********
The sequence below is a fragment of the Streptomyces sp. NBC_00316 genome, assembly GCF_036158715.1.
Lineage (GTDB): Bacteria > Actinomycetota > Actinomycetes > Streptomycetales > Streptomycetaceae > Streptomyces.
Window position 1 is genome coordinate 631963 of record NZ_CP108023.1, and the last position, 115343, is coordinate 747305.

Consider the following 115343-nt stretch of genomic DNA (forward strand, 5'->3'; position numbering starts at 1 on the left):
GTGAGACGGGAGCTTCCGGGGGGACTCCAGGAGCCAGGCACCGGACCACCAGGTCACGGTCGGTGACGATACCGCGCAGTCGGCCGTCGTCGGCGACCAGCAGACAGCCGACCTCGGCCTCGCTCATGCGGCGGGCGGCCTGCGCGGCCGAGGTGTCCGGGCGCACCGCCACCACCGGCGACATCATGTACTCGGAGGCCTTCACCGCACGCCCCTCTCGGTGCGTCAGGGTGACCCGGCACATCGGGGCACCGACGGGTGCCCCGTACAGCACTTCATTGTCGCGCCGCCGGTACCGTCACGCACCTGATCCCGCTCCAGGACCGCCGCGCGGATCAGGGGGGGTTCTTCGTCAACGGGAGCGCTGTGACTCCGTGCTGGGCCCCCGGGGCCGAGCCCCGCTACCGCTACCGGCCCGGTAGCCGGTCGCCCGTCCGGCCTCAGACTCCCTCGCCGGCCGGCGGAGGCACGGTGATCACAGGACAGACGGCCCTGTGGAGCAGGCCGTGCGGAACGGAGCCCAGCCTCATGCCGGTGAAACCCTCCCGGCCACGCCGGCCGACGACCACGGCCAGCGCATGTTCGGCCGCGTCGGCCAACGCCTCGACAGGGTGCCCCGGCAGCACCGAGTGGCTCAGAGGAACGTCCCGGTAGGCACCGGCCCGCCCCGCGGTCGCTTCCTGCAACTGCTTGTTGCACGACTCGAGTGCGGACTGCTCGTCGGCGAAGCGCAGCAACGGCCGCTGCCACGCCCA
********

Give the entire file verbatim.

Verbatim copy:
The sequence below is a fragment of the Streptomyces sp. NBC_00316 genome, assembly GCF_036158715.1.
Lineage (GTDB): Bacteria > Actinomycetota > Actinomycetes > Streptomycetales > Streptomycetaceae > Streptomyces.
Window position 1 is genome coordinate 631963 of record NZ_CP108023.1, and the last position, 115343, is coordinate 747305.

Consider the following 115343-nt stretch of genomic DNA (forward strand, 5'->3'; position numbering starts at 1 on the left):
GTGAGACGGGAGCTTCCGGGGGGACTCCAGGAGCCAGGCACCGGACCACCAGGTCACGGTCGGTGACGATACCGCGCAGTCGGCCGTCGTCGGCGACCAGCAGACAGCCGACCTCGGCCTCGCTCATGCGGCGGGCGGCCTGCGCGGCCGAGGTGTCCGGGCGCACCGCCACCACCGGCGACATCATGTACTCGGAGGCCTTCACCGCACGCCCCTCTCGGTGCGTCAGGGTGACCCGGCACATCGGGGCACCGACGGGTGCCCCGTACAGCACTTCATTGTCGCGCCGCCGGTACCGTCACGCACCTGATCCCGCTCCAGGACCGCCGCGCGGATCAGGGGGGGTTCTTCGTCAACGGGAGCGCTGTGACTCCGTGCTGGGCCCCCGGGGCCGAGCCCCGCTACCGCTACCGGCCCGGTAGCCGGTCGCCCGTCCGGCCTCAGACTCCCTCGCCGGCCGGCGGAGGCACGGTGATCACAGGACAGACGGCCCTGTGGAGCAGGCCGTGCGGAACGGAGCCCAGCCTCATGCCGGTGAAACCCTCCCGGCCACGCCGGCCGACGACCACGGCCAGCGCATGTTCGGCCGCGTCGGCCAACGCCTCGACAGGGTGCCCCGGCAGCACCGAGTGGCTCAGAGGAACGTCCCGGTAGGCACCGGCCCGCCCCGCGGTCGCTTCCTGCAACTGCTTGTTGCACGACTCGAGTGCGGACTGCTCGTCGGCGAAGCGCAGCAACGGCCGCTGCCACGCCCA